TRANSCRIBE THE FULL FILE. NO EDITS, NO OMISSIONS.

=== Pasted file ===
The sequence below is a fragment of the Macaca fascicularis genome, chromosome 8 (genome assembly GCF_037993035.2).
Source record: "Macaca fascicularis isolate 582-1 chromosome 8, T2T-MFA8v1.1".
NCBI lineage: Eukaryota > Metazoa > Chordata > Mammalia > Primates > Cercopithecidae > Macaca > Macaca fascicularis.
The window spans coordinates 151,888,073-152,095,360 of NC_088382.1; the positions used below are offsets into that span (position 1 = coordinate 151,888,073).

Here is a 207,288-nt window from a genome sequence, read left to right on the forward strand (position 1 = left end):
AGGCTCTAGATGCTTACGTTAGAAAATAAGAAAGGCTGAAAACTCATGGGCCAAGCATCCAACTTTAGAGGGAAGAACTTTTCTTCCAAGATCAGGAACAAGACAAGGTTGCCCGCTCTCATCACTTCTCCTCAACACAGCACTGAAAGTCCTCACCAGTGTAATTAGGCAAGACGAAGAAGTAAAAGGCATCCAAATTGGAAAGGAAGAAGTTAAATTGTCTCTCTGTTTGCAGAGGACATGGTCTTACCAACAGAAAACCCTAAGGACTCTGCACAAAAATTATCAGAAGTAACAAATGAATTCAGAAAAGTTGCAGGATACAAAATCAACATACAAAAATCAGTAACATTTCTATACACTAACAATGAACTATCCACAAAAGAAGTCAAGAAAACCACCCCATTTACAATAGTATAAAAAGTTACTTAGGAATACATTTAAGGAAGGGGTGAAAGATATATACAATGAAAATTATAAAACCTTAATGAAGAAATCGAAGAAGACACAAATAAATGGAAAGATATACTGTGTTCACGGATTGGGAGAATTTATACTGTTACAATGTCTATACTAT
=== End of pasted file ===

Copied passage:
The sequence below is a fragment of the Macaca fascicularis genome, chromosome 8 (genome assembly GCF_037993035.2).
Source record: "Macaca fascicularis isolate 582-1 chromosome 8, T2T-MFA8v1.1".
NCBI lineage: Eukaryota > Metazoa > Chordata > Mammalia > Primates > Cercopithecidae > Macaca > Macaca fascicularis.
The window spans coordinates 151,888,073-152,095,360 of NC_088382.1; the positions used below are offsets into that span (position 1 = coordinate 151,888,073).

Here is a 207,288-nt window from a genome sequence, read left to right on the forward strand (position 1 = left end):
AGGCTCTAGATGCTTACGTTAGAAAATAAGAAAGGCTGAAAACTCATGGGCCAAGCATCCAACTTTAGAGGGAAGAACTTTTCTTCCAAGATCAGGAACAAGACAAGGTTGCCCGCTCTCATCACTTCTCCTCAACACAGCACTGAAAGTCCTCACCAGTGTAATTAGGCAAGACGAAGAAGTAAAAGGCATCCAAATTGGAAAGGAAGAAGTTAAATTGTCTCTCTGTTTGCAGAGGACATGGTCTTACCAACAGAAAACCCTAAGGACTCTGCACAAAAATTATCAGAAGTAACAAATGAATTCAGAAAAGTTGCAGGATACAAAATCAACATACAAAAATCAGTAACATTTCTATACACTAACAATGAACTATCCACAAAAGAAGTCAAGAAAACCACCCCATTTACAATAGTATAAAAAGTTACTTAGGAATACATTTAAGGAAGGGGTGAAAGATATATACAATGAAAATTATAAAACCTTAATGAAGAAATCGAAGAAGACACAAATAAATGGAAAGATATACTGTGTTCACGGATTGGGAGAATTTATACTGTTACAATGTCTATACTAT